Double-Twisted Conductive Smart Threads Comprising a Homogeneously and a Gradient-Coated Thread for Multidimensional Flexible Pressure-Sensing Devices
Homogeneously and Gradient-Coated Conductive Smart Threads for Multidimensional Flexible Pressure-Sensing Devices yanlong tai and gilles lubintau 20160502.pdf
KAUST DepartmentComposite and Heterogeneous Material Analysis and Simulation Laboratory (COHMAS)
Mechanical Engineering Program
Physical Science and Engineering (PSE) Division
Online Publication Date2016-03-17
Print Publication Date2016-06
Permanent link to this recordhttp://hdl.handle.net/10754/607674
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AbstractFiber-based, flexible pressure-sensing systems have attracted attention recently due to their promising application as electronic skins. Here, a new kind of flexible pressure-sensing device based on a polydimethylsiloxane membrane instrumented with double-twisted smart threads (DTSTs) is reported. DTSTs are made of two conductive threads obtained by coating cotton threads with carbon nanotubes. One thread is coated with a homogeneous thickness of single-walled carbon nanotubes (SWCNTs) to detect the intensity of an applied load and the other is coated with a graded thickness of SWCNTs to identify the position of the load along the thread. The mechanism and capacity of DTSTs to accurately sense an applied load are systematically analyzed. Results demonstrate that the fabricated 1D, 2D, and 3D sensing devices can be used to predict both the intensity and the position of an applied load. The sensors feature high sensitivity (between ≈0.1% and 1.56% kPa) and tunable resolution, good cycling resilience (>104 cycles), and a short response time (minimum 2.5 Hz). The presented strategy is a viable alternative for the design of simple, low-cost pressure sensors.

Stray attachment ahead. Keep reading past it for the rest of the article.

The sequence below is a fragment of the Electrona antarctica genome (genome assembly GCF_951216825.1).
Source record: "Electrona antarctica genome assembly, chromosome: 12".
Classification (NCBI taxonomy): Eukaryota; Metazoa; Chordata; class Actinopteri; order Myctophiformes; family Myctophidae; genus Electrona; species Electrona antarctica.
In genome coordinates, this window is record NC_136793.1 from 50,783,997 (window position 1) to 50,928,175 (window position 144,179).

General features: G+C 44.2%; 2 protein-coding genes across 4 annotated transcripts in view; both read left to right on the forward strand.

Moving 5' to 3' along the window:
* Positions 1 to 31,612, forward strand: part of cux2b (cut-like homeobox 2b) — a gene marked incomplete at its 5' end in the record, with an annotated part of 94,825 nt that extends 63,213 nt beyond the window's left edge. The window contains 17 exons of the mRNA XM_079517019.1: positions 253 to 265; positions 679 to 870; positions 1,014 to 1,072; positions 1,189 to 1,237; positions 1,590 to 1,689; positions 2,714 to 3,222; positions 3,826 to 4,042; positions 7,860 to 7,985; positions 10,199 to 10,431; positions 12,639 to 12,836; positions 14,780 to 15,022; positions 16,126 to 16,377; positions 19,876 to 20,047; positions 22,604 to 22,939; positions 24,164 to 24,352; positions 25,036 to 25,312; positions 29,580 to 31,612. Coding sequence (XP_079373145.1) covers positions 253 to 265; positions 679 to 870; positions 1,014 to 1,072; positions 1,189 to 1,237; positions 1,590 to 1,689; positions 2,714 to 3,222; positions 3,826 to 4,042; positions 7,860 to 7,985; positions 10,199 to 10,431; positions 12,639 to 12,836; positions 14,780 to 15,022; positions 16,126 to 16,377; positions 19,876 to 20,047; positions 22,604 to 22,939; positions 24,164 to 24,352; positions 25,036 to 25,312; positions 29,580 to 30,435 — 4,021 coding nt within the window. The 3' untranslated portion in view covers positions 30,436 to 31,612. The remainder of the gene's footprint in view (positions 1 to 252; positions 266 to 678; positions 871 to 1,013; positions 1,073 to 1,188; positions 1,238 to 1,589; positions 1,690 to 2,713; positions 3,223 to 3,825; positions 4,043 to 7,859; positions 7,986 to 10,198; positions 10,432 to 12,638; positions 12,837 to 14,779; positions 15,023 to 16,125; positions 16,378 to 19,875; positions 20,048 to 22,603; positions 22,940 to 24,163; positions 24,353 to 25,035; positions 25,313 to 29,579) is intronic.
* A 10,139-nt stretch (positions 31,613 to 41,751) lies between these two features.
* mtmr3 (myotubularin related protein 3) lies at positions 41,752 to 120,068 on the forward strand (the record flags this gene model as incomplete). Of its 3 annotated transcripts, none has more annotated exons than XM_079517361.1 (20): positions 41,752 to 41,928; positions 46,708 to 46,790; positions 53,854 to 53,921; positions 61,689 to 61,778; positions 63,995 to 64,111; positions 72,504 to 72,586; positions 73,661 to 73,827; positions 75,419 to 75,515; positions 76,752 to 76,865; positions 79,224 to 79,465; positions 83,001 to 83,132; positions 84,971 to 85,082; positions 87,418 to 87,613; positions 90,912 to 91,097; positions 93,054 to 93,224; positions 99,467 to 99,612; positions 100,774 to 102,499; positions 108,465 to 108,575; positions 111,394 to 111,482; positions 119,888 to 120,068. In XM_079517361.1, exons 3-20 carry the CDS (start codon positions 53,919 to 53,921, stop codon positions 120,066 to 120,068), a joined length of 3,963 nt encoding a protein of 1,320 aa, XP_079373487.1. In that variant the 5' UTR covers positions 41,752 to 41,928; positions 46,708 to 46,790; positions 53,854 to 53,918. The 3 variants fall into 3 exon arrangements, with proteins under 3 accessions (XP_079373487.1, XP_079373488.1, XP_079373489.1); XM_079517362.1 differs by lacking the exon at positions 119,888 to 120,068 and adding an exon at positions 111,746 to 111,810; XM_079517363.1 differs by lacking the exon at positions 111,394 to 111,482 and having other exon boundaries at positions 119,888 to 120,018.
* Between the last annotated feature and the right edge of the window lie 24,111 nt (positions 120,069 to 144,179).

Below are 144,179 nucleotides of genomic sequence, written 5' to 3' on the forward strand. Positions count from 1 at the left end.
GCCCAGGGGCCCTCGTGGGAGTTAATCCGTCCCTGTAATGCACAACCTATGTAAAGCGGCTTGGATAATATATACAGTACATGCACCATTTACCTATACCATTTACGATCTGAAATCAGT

CitationDouble-Twisted Conductive Smart Threads Comprising a Homogeneously and a Gradient-Coated Thread for Multidimensional Flexible Pressure-Sensing Devices 2016:n/a Advanced Functional Materials
SponsorsThis research was supported by King Abdullah University of Science and Technology (KAUST) baseline research funding. The authors are grateful to KAUST for its financial support.
JournalAdvanced Functional Materials